Have you ever noticed that some children (and adults) do well with one other friend, but if you add a third to the mix, the dynamics become awkward? Two seem to click, but the third is on the outskirts? Or all are uncomfortable, competing to be the “preferred one” rather than the one left out?
I observed this recently with my two boys and a friend. The three boys were playing together. Andrew kept coming to me saying that the other little boy kept convincing Matthew to be on his “team” and devising plans to exclude Andrew. I thought perhaps their friend enjoyed Matthew more and was trying to play with just him. Shortly after that, Matthew came to me and said the little boy was trying to convince Andrew to sneak away from Matthew and hide from him. While my boys are used to playing together with one other friend and are used to the dynamics of all three getting along together, this friend didn’t seem to have the same familiarity with how to navigate those dynamics.
Did you know that succeeding in a friendship with one other person is a different skill from succeeding in friendship with two others simultaneously? Most people have learned Skill 3, Bonds for Two, but many did not learn Skill 5, Family Bonds, which is what contributes to this dynamic.
With a Bond for Two, we enjoy each other’s company and share the joy, and we learn to feel secure in our bond whether we are close or far away. Things get a bit more complex in a Family Bond. With Family Bonds, we have at least three people, which means while two are connecting, the third watches. If the third feels secure in their connections with the other two, they can delight over the connection of their friends or family members, knowing their turn will come.
If, however, the third does not feel the security of knowing that their turn will come and that there is enough joy to go around, the experience of “watching” is very different. Now watching the joy between the other two friends can breed thoughts of “they like ____ better than me,” “I have to get _____’s attention,” “how can I get ____ on my side,” or “no one wants to be with me.” The third person can then either accept “defeat” and bow out or fight for the attention of the other person so that someone else is the third person.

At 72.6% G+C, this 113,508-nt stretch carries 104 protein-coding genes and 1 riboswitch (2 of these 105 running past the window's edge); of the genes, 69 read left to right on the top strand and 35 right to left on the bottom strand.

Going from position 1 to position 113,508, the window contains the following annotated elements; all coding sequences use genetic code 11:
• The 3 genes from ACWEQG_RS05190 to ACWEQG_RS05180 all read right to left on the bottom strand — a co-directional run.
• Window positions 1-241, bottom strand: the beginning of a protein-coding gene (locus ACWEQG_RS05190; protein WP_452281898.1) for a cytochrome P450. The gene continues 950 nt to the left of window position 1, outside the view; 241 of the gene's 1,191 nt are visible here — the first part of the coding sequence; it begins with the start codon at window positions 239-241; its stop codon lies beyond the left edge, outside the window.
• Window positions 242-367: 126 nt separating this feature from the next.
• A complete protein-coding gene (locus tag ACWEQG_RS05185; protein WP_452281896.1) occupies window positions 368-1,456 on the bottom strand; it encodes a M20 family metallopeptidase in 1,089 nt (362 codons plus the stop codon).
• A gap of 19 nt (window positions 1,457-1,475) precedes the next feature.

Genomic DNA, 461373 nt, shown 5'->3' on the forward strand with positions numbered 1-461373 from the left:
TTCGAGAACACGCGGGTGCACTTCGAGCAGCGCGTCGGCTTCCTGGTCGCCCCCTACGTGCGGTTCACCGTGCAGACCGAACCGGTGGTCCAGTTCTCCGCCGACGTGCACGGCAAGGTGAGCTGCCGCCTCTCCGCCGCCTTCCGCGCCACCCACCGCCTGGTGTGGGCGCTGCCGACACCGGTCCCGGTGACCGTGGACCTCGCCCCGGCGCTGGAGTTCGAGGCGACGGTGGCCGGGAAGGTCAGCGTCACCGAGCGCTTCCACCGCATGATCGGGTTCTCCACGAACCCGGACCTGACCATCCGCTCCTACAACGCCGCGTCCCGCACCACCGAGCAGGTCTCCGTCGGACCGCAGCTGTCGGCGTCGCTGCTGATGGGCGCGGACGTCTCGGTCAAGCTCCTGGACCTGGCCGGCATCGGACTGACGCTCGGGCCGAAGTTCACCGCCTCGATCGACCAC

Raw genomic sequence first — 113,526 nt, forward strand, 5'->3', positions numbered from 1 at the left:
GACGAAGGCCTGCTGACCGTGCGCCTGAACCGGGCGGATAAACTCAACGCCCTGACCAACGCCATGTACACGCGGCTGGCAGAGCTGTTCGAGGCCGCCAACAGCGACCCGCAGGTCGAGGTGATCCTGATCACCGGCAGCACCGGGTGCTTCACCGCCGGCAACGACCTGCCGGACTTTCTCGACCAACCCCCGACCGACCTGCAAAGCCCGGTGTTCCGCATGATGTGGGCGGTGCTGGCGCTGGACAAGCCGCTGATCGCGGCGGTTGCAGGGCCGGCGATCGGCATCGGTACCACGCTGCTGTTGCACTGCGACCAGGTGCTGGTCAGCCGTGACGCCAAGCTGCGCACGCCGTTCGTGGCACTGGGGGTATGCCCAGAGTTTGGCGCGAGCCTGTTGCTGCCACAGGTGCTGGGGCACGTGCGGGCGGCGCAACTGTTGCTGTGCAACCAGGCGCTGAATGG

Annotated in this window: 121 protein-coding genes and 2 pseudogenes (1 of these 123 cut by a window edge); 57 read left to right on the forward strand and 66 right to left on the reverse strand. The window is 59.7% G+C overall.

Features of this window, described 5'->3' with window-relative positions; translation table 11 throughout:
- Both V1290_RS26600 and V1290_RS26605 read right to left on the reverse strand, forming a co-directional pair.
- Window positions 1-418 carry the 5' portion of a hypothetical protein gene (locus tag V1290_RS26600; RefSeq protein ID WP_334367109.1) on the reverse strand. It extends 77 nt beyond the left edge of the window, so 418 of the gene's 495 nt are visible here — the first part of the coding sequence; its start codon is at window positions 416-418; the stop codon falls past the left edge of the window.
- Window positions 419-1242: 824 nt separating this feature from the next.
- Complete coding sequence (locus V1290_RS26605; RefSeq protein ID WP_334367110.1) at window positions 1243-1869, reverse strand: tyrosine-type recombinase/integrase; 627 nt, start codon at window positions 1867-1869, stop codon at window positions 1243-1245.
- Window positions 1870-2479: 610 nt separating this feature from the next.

This is a dynamic I am unfortunately all too familiar with in my own life. I remember in high school when I would try to get together with two of my friends. One time, in particular, stands out in my mind—when I invited two friends from different circles who previously didn’t know each other. They hit it off and starting chatting. Soon they were laughing and enjoying each other’s company, and suddenly I felt left out. I worried I had just lost two friends because now they were going to like each other better than me. I was kicking myself for introducing them to each other and suddenly felt like I needed to get their attention back to me so at least one of them would like me better.
Looking back, I can see how this insecurity was unfounded. In fact, both continued to be my friends and didn’t hang out with each other much, but it is a great example of how things can play out when we don’t have the skill that teaches us how to navigate bonds for three or more.
Ideally, we learn this skill as a young child in our family. As an infant, my primary bond is with my caretaker (usually Mommy). As I relish the delight of joy with Mommy, I grow in my ability to navigate bonds for two. I also will have a bond with my secondary caretaker (usually Daddy) and will delight in my connection with him. As I grow in the skill of bonds for two, I can now learn how to navigate bonds for three. When Daddy delights as he watches me connect with Mommy, and Mommy enjoys watching me connect with Daddy, then I learn how to feel joy watching Mommy and Daddy share joy with each other. Three is safe because there is enough joy to go around, and if I am watching others connect in joy, I know it will soon be my turn to join the fun!
When we don’t learn this as children, and perhaps instead Daddy is jealous of my joy with Mommy, or I am jealous of Mommy’s joy with Daddy, I learn that when we add a third person there is not enough to go around, and I have to fight for others’ attention. This will then carry into our relationships as children and even adulthood. I don’t like having time with two friends at once, or I don’t like groups.
If we didn’t experience this as a child and learn the security of this kind of attachment, the good news is we can still work on it now! While the ideal would be to have two friends to learn this from where there is truly enough joy to go around, that is not possible for all of us.
Connecting with Jesus (Immanuel – God with us) is a wonderful alternative. Jesus is always happy to be with us (even when we have made mistakes) and can serve as the third face that delights over us as we connect with His other children.
At THRIVE Training, we do exercises in both scenarios—bonds for two and bonds for three—so that attendees can experience those differences first hand.
This week look for an opportunity to enjoy watching loved ones of yours connect with each other. As you see them enjoying each other, notice how it feels. If you start to feel left out, take this to Jesus, and ask His perspective. Is He happy to be with you in those moments? What does He think of your loved ones connecting?
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